In Sri Lanka, the majority community more than double in number have dominated the parliment since independence and gradually began overrunning the rest, dominating the rest for their own political survival.
As the result, the rest mainly made up of the three Tamil speaking communities have accumulated many unresolved issues, over seven decades. Yet they have not been able to sort them out with their dominating rulers.
The Tamil communities should have realized this and formulated their strategies together; it would have prevented the cruel civil-war, but that did not happen. These divsions are not helping the communities to work with the majority community to keep Sri Lanka together as one country.
Ending of the civil-war in 2009, the mind of these communities changed, especially after seeing the events in 2022 unfolding in the land with collapse of the economy; and the reactions from the world outside. It opened their eyes more than before on their plight and that of future generations.
However in the post-war scenario, a low-profile attempt was made by academics and others close to respective leaderships of the two main upcountry political parties to unify the ever-divisive polity. They met a few times, to see how far and how best could their leaders work together, towards a common cause.
The reality is there were no ideological differences, but only personality clashes. Hence, once the leaders were ready to subsume the latter, a unified approach could at least be attempted at that time.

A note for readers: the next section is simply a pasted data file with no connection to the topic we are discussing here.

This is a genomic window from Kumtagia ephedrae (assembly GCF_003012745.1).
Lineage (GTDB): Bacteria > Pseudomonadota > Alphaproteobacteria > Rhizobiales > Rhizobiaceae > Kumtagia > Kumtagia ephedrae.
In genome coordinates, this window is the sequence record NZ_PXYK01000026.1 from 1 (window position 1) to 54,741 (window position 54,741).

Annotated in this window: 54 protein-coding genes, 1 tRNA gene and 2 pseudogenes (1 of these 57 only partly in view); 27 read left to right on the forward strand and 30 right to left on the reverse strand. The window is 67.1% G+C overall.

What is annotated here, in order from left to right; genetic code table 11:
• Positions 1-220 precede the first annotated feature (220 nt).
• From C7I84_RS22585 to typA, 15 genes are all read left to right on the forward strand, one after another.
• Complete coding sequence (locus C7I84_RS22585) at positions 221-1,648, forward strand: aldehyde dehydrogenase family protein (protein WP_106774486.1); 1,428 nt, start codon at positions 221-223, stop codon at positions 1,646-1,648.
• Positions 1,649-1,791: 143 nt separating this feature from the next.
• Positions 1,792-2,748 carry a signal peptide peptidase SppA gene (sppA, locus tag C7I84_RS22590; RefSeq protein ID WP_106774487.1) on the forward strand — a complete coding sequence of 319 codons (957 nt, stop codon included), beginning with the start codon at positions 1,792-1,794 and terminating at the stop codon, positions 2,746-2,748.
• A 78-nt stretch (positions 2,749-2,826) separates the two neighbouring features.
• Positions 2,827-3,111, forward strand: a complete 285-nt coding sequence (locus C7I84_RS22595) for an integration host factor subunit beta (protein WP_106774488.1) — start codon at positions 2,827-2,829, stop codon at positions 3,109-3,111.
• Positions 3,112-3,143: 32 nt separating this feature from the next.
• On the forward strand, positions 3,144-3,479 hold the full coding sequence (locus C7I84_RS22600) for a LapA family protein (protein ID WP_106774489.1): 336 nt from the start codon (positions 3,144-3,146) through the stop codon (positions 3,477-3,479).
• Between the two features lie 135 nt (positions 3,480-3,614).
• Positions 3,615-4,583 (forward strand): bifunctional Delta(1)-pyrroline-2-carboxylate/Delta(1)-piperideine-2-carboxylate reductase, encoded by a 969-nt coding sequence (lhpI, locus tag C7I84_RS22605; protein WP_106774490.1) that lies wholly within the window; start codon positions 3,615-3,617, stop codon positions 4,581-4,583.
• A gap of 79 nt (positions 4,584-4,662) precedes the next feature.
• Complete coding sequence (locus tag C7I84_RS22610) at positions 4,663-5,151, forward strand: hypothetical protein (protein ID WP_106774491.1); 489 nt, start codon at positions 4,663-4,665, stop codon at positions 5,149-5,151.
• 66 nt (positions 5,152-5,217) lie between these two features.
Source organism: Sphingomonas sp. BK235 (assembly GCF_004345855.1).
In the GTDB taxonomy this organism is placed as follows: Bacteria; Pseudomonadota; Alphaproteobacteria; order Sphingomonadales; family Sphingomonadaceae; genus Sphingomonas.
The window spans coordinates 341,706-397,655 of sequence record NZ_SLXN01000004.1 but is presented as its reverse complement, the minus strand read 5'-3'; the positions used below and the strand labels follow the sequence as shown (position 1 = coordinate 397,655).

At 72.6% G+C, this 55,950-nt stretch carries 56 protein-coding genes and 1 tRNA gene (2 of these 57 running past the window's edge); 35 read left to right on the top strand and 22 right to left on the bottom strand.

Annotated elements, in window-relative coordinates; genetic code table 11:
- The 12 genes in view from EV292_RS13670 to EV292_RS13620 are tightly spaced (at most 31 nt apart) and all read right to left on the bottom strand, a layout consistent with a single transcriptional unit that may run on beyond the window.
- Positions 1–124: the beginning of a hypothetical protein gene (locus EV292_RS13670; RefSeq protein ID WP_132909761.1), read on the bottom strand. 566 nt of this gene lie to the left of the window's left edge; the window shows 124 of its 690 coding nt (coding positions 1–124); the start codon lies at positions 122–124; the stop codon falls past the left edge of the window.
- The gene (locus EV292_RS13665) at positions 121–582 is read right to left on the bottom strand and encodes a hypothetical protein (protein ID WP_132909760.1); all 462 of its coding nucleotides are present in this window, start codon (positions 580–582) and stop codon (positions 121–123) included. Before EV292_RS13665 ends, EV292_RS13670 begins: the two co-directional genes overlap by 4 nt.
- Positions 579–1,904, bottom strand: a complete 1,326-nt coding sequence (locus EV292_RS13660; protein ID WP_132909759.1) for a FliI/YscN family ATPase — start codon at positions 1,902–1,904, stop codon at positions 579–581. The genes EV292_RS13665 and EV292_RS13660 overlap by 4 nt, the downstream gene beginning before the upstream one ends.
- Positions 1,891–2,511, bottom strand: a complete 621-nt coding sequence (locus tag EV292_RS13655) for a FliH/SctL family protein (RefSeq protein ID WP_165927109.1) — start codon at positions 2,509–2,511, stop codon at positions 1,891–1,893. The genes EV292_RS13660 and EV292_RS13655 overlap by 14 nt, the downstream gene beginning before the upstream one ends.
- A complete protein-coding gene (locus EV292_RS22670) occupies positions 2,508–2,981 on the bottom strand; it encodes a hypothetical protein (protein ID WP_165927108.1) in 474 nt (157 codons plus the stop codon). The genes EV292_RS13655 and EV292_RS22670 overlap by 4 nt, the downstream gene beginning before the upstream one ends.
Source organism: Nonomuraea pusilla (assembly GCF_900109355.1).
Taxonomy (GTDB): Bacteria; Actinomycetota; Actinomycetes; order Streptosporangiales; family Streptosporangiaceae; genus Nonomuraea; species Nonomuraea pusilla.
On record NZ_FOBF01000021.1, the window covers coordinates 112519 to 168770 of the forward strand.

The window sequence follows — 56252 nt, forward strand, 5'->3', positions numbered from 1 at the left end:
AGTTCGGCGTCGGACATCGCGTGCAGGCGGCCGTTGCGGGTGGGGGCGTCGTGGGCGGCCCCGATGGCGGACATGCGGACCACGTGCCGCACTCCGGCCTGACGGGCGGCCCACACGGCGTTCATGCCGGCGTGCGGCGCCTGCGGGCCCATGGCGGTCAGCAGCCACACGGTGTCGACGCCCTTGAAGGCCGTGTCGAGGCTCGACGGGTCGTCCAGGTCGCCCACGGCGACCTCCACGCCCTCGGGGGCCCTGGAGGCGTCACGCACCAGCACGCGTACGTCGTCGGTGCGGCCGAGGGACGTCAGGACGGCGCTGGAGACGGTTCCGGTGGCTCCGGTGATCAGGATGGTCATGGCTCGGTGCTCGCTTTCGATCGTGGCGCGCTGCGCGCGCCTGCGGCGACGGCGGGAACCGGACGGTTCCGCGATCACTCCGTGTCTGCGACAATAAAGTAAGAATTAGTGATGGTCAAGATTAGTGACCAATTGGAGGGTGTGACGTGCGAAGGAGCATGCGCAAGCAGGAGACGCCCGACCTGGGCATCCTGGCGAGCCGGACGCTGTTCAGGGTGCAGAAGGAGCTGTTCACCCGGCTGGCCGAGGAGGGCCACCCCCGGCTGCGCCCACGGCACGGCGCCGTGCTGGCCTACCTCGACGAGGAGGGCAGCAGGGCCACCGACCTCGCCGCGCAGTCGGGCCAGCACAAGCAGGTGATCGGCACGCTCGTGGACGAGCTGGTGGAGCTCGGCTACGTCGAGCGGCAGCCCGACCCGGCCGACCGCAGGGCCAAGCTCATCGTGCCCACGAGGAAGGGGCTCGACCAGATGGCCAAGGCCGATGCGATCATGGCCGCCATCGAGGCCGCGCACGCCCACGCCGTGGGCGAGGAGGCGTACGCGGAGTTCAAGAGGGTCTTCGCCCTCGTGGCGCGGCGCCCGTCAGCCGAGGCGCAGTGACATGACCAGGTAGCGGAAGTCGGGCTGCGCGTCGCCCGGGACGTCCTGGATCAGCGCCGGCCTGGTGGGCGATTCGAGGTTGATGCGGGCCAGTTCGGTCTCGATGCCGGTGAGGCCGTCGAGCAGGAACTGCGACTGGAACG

Yet, the intervening presidential polls of 2010, followed by parliamentary elections, put paid to any efforts and revival attempts were not initiated by anyone.
The situation of the Tamils in North and East are different, for they have many political parties that are unwilling to work together. But the least they could do is to come-up with a common plan to resolve all issues, keeping their separate identity at elections.
Now the leader of the Tamil Progressive Alliance and the Ceylon Workers’ Congress’s leader is to bury past differences and come together to work like a double-barrelled gun for the benefit and betterment of the Upcountry Tamil community.
If they succeed to work together, it would send out a message to other Tamil-speaking communities in the Sri Lankan Tamils and Muslims.
In this sinario, if such reformist thinking comes across in the other two, then all three ‘minority’ communities could work together and unite with the majority community and provide healthy politics at the national-level to go forward to rebuild a multi ethnic and multi religious country.